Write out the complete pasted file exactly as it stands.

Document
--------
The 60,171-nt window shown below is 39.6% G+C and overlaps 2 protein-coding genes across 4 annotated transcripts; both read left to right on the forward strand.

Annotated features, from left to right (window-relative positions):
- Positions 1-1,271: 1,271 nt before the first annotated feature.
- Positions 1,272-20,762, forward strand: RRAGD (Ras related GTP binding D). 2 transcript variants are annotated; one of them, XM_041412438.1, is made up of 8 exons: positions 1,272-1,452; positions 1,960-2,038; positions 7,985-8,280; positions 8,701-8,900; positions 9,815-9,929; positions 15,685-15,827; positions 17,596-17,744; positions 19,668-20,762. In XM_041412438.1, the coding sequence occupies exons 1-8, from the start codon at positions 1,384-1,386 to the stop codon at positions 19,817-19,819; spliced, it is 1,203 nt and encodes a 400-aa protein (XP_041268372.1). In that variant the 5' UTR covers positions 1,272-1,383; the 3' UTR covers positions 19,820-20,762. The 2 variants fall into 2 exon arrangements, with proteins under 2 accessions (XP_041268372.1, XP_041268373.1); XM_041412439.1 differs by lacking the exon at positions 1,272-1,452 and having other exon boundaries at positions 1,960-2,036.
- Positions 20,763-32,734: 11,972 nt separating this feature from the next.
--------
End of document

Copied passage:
The 60,171-nt window shown below is 39.6% G+C and overlaps 2 protein-coding genes across 4 annotated transcripts; both read left to right on the forward strand.

Annotated features, from left to right (window-relative positions):
- Positions 1-1,271: 1,271 nt before the first annotated feature.
- Positions 1,272-20,762, forward strand: RRAGD (Ras related GTP binding D). 2 transcript variants are annotated; one of them, XM_041412438.1, is made up of 8 exons: positions 1,272-1,452; positions 1,960-2,038; positions 7,985-8,280; positions 8,701-8,900; positions 9,815-9,929; positions 15,685-15,827; positions 17,596-17,744; positions 19,668-20,762. In XM_041412438.1, the coding sequence occupies exons 1-8, from the start codon at positions 1,384-1,386 to the stop codon at positions 19,817-19,819; spliced, it is 1,203 nt and encodes a 400-aa protein (XP_041268372.1). In that variant the 5' UTR covers positions 1,272-1,383; the 3' UTR covers positions 19,820-20,762. The 2 variants fall into 2 exon arrangements, with proteins under 2 accessions (XP_041268372.1, XP_041268373.1); XM_041412439.1 differs by lacking the exon at positions 1,272-1,452 and having other exon boundaries at positions 1,960-2,036.
- Positions 20,763-32,734: 11,972 nt separating this feature from the next.